This storied Columbia architectural firm had its origins in the firms of Shand and Lafaye (with Gadsden Shand, 1868-c. 1948), formed in 1903, and Lafaye and Lafaye, organized by George E. Lafaye (1878-1939) and Robert S. Lafaye, George’s brother, in 1919. Known as Lafaye, Lafaye, and Fair in the 1940s, the firm was easily one of the most influential architectural groups throughout the first half of the twentieth century. A number of its principals’ buildings are currently listed in the National Register of Historic Places, including the Wade Hampton State Office Building (1940) in Columbia, the US Courthouse (1935) in Aiken, the People’s National Bank Building (1909-10) in Rock Hill, the World War Memorial Building (1935) in Columbia, the Hartsville Community Center and Hartsville Community Market (1935-36), Tapp’s Department Store (1940) in Columbia, and dozens of homes in the Forest Hills Historic District. At the time of the firm’s involvement in the SCARNG Armory projects at Belton (1961), Whitmire (1961), and Columbia (1964), other principals of the firm included Herndon Moore Fair, Walter Frazier Petty, John Dewitt McCall, James Lockwood Tupper, Charles Frederick Carter, and George S. McKibben. The firm changed its name again to Lafaye, Lafaye, and Associates before 1970.
Robert Stoddard Lafaye was born in New Orleans on September 10, 1892. He completed one year of education at Tulane, then commenced practice as a draftsman for his brother’s firm in 1913. He also worked as a designer for August Geiger (1915 to 1917), saw service in World War I, then worked as a draftsman for his brother’s firm (1919 to 1921) before joining Lafaye and Lafaye as a partner. He retired from practice in 1956 and died September 28, 1972.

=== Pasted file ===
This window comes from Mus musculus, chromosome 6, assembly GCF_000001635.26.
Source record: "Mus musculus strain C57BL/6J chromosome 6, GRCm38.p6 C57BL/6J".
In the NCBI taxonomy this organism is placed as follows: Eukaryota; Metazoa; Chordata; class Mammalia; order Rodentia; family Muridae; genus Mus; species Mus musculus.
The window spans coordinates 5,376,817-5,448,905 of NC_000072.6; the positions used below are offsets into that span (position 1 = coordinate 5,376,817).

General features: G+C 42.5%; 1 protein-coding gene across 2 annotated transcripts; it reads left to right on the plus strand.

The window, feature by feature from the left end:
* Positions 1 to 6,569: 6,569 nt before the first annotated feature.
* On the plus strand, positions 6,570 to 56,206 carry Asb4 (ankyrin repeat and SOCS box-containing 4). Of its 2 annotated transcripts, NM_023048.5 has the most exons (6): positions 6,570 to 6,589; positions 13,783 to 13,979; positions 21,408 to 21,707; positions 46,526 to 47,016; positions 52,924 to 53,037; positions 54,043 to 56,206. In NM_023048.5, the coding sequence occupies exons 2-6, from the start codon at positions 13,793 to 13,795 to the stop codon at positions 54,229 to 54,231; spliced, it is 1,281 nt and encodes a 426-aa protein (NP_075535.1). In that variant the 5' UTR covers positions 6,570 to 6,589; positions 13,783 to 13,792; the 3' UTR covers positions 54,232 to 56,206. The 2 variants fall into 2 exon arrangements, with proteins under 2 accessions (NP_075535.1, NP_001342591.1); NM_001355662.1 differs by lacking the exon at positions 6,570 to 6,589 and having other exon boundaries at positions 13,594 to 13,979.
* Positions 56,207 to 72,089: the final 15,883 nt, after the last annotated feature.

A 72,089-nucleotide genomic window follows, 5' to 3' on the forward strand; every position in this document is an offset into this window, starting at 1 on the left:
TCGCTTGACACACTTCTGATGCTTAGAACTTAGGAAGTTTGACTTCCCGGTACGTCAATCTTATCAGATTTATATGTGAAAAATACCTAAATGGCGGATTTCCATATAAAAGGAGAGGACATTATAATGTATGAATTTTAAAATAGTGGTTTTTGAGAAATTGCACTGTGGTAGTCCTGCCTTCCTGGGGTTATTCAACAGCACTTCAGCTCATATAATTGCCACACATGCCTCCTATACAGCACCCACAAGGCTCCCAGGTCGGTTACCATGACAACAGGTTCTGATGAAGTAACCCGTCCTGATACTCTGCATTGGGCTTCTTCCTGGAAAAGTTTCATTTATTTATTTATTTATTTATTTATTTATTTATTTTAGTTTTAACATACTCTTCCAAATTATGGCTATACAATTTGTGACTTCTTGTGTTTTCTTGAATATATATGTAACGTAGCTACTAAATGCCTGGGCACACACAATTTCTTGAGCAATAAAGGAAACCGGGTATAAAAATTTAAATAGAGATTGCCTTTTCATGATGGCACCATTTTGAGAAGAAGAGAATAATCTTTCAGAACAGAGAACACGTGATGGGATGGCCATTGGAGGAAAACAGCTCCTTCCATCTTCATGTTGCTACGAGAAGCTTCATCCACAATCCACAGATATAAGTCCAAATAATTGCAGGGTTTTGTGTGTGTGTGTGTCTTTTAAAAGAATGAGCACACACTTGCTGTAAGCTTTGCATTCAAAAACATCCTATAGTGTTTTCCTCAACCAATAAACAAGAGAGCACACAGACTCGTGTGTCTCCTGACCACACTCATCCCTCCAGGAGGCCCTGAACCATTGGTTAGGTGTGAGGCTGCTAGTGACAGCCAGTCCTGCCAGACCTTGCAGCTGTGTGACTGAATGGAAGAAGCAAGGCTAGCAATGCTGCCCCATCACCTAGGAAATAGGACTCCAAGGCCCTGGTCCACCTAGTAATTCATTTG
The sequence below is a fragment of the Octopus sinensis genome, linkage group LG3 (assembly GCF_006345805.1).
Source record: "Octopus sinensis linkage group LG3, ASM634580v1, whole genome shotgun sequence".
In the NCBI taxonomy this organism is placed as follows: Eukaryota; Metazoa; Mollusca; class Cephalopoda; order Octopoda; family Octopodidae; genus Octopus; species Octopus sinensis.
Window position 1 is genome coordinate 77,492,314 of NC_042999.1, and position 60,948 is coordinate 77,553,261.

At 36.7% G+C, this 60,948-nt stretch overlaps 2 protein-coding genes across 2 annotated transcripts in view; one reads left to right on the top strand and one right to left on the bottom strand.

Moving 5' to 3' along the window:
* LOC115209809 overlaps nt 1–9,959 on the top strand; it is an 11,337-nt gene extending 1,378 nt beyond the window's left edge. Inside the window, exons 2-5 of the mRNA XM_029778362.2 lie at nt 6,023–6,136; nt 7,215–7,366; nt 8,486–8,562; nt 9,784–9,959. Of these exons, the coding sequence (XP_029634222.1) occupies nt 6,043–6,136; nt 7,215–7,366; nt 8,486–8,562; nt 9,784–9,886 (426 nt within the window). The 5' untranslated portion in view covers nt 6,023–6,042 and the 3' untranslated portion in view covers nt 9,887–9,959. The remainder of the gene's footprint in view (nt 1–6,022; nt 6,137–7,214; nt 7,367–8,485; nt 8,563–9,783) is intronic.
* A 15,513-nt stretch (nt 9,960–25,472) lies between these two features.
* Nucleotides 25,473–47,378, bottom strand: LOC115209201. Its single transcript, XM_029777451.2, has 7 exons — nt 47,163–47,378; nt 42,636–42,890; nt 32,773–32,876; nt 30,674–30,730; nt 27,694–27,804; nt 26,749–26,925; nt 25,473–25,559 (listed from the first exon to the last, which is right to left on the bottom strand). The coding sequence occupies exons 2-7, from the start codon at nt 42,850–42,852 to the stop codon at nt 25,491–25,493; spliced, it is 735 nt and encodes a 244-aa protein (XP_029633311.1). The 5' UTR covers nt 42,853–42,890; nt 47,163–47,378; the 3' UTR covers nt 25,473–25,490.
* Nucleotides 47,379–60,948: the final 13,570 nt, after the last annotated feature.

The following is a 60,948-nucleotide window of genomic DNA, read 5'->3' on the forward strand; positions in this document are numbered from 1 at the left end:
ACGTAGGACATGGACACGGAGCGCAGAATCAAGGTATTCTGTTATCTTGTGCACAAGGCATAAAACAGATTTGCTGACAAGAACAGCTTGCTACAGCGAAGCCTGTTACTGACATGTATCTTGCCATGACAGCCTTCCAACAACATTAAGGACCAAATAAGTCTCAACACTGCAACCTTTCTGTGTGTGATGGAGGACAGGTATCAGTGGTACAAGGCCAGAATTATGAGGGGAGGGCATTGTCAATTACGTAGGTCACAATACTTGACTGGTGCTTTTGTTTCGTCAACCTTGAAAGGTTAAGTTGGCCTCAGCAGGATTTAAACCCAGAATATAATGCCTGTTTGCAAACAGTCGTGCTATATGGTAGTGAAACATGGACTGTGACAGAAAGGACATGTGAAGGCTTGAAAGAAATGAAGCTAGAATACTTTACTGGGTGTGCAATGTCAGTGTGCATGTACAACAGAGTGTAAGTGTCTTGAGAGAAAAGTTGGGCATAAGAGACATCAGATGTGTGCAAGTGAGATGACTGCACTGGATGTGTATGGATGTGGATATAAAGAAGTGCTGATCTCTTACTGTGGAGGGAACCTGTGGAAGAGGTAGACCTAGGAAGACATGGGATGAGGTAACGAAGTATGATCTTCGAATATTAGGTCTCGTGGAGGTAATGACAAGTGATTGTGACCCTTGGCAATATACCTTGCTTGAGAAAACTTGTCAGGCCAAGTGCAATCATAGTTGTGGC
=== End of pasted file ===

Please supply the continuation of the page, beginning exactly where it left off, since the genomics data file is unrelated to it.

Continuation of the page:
Herndon Moore Fair was born in Columbia on April 10, 1907. Unlike many of his architect contemporaries, Fair earned a Bachelor of Science degree in Engineering in 1928 at the University of South Carolina, then completed his Bachelor of Science in Architecture at Tulane in 1931. He was a draftsman with Weiss, Dreyfous, and Seiferth from 1931 to 1933, then joined Lafaye and Lafaye as a draftsman. He became a partner in 1939, although military service in the Navy Seabees kept him away from the firm from 1942 to 1946. Buildings directly attributable to Fair include the Wade Hampton Office Building, the Carolina Life Insurance Home Office, the Richland County Public Library, and Miller Hall at South Carolina State College. Fair died in May 1964.
George Eugene Lafaye, Jr., was born October 21, 1912 in Columbia. While earning his Bachelor of Science degree in Architecture at Clemson, he spent his summers as a draftsman for his father’s firm before graduating in 1935. The following year, he worked briefly as a draftsman for Rudolph Edward Lee (1876-1959), one of Lafaye’s professors at Clemson. In 1936, he returned to Lafaye and Lafaye as a draftsman, joining the firm as a principal following his father’s death in 1939. George E. Lafaye, Jr., died January 3, 1980.